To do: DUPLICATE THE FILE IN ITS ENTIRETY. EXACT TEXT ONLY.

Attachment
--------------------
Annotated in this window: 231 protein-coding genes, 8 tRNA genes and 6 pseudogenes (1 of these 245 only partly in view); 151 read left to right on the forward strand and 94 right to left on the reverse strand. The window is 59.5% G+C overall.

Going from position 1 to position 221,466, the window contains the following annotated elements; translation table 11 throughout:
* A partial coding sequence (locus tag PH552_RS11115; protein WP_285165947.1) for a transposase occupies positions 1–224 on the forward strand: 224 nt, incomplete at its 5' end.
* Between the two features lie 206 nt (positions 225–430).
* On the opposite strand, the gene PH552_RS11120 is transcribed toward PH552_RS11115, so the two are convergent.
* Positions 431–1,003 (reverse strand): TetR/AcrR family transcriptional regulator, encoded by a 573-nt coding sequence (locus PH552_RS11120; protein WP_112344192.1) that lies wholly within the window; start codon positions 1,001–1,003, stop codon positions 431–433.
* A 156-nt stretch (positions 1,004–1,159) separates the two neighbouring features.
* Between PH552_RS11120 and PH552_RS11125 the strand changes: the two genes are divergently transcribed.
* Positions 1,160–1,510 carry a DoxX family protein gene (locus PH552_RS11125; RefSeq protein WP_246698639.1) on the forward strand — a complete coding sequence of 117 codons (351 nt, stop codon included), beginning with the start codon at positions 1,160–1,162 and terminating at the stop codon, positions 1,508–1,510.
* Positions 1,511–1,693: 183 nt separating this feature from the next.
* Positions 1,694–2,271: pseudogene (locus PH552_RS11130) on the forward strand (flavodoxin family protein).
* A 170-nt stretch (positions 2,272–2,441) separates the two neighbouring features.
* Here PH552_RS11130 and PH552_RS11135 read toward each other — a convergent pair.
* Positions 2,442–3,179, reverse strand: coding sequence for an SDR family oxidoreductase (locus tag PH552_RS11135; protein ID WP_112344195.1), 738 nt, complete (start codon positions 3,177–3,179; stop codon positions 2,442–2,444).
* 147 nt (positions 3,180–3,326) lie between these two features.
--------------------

Annotated in this window: 231 protein-coding genes, 8 tRNA genes and 6 pseudogenes (1 of these 245 only partly in view); 151 read left to right on the forward strand and 94 right to left on the reverse strand. The window is 59.5% G+C overall.

Going from position 1 to position 221,466, the window contains the following annotated elements; translation table 11 throughout:
* A partial coding sequence (locus tag PH552_RS11115; protein WP_285165947.1) for a transposase occupies positions 1–224 on the forward strand: 224 nt, incomplete at its 5' end.
* Between the two features lie 206 nt (positions 225–430).
* On the opposite strand, the gene PH552_RS11120 is transcribed toward PH552_RS11115, so the two are convergent.
* Positions 431–1,003 (reverse strand): TetR/AcrR family transcriptional regulator, encoded by a 573-nt coding sequence (locus PH552_RS11120; protein WP_112344192.1) that lies wholly within the window; start codon positions 1,001–1,003, stop codon positions 431–433.
* A 156-nt stretch (positions 1,004–1,159) separates the two neighbouring features.
* Between PH552_RS11120 and PH552_RS11125 the strand changes: the two genes are divergently transcribed.
* Positions 1,160–1,510 carry a DoxX family protein gene (locus PH552_RS11125; RefSeq protein WP_246698639.1) on the forward strand — a complete coding sequence of 117 codons (351 nt, stop codon included), beginning with the start codon at positions 1,160–1,162 and terminating at the stop codon, positions 1,508–1,510.
* Positions 1,511–1,693: 183 nt separating this feature from the next.
* Positions 1,694–2,271: pseudogene (locus PH552_RS11130) on the forward strand (flavodoxin family protein).
* A 170-nt stretch (positions 2,272–2,441) separates the two neighbouring features.
* Here PH552_RS11130 and PH552_RS11135 read toward each other — a convergent pair.
* Positions 2,442–3,179, reverse strand: coding sequence for an SDR family oxidoreductase (locus tag PH552_RS11135; protein ID WP_112344195.1), 738 nt, complete (start codon positions 3,177–3,179; stop codon positions 2,442–2,444).
* 147 nt (positions 3,180–3,326) lie between these two features.